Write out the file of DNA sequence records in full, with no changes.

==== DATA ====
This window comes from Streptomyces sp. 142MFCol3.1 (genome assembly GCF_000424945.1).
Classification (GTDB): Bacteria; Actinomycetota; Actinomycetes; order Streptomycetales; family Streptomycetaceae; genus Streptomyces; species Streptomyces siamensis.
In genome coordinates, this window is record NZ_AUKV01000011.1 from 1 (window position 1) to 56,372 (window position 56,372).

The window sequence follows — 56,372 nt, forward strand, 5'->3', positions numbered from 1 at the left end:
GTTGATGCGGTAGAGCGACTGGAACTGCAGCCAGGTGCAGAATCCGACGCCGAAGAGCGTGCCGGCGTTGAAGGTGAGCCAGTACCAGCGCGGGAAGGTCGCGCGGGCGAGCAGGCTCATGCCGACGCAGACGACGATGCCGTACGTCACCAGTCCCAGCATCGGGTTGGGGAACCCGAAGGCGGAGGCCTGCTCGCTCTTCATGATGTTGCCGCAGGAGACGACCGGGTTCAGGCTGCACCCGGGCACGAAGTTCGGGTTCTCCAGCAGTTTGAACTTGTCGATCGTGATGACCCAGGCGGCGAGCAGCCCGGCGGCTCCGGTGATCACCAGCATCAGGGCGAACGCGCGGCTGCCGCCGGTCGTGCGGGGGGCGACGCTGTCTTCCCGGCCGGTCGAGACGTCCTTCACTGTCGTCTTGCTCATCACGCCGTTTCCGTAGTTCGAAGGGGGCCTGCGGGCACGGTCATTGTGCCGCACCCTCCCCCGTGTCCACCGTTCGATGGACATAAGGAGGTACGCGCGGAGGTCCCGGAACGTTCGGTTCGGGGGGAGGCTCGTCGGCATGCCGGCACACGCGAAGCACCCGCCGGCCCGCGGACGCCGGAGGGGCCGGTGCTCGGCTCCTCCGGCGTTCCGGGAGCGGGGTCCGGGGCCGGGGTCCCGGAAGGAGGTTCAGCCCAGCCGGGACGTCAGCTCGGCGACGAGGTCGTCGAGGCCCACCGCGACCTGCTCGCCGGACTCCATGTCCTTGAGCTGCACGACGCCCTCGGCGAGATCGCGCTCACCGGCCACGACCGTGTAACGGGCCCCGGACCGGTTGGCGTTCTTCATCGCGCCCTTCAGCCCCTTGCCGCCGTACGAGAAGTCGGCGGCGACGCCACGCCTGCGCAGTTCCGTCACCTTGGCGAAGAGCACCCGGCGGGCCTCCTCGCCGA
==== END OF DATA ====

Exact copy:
This window comes from Streptomyces sp. 142MFCol3.1 (genome assembly GCF_000424945.1).
Classification (GTDB): Bacteria; Actinomycetota; Actinomycetes; order Streptomycetales; family Streptomycetaceae; genus Streptomyces; species Streptomyces siamensis.
In genome coordinates, this window is record NZ_AUKV01000011.1 from 1 (window position 1) to 56,372 (window position 56,372).

The window sequence follows — 56,372 nt, forward strand, 5'->3', positions numbered from 1 at the left end:
GTTGATGCGGTAGAGCGACTGGAACTGCAGCCAGGTGCAGAATCCGACGCCGAAGAGCGTGCCGGCGTTGAAGGTGAGCCAGTACCAGCGCGGGAAGGTCGCGCGGGCGAGCAGGCTCATGCCGACGCAGACGACGATGCCGTACGTCACCAGTCCCAGCATCGGGTTGGGGAACCCGAAGGCGGAGGCCTGCTCGCTCTTCATGATGTTGCCGCAGGAGACGACCGGGTTCAGGCTGCACCCGGGCACGAAGTTCGGGTTCTCCAGCAGTTTGAACTTGTCGATCGTGATGACCCAGGCGGCGAGCAGCCCGGCGGCTCCGGTGATCACCAGCATCAGGGCGAACGCGCGGCTGCCGCCGGTCGTGCGGGGGGCGACGCTGTCTTCCCGGCCGGTCGAGACGTCCTTCACTGTCGTCTTGCTCATCACGCCGTTTCCGTAGTTCGAAGGGGGCCTGCGGGCACGGTCATTGTGCCGCACCCTCCCCCGTGTCCACCGTTCGATGGACATAAGGAGGTACGCGCGGAGGTCCCGGAACGTTCGGTTCGGGGGGAGGCTCGTCGGCATGCCGGCACACGCGAAGCACCCGCCGGCCCGCGGACGCCGGAGGGGCCGGTGCTCGGCTCCTCCGGCGTTCCGGGAGCGGGGTCCGGGGCCGGGGTCCCGGAAGGAGGTTCAGCCCAGCCGGGACGTCAGCTCGGCGACGAGGTCGTCGAGGCCCACCGCGACCTGCTCGCCGGACTCCATGTCCTTGAGCTGCACGACGCCCTCGGCGAGATCGCGCTCACCGGCCACGACCGTGTAACGGGCCCCGGACCGGTTGGCGTTCTTCATCGCGCCCTTCAGCCCCTTGCCGCCGTACGAGAAGTCGGCGGCGACGCCACGCCTGCGCAGTTCCGTCACCTTGGCGAAGAGCACCCGGCGGGCCTCCTCGCCGA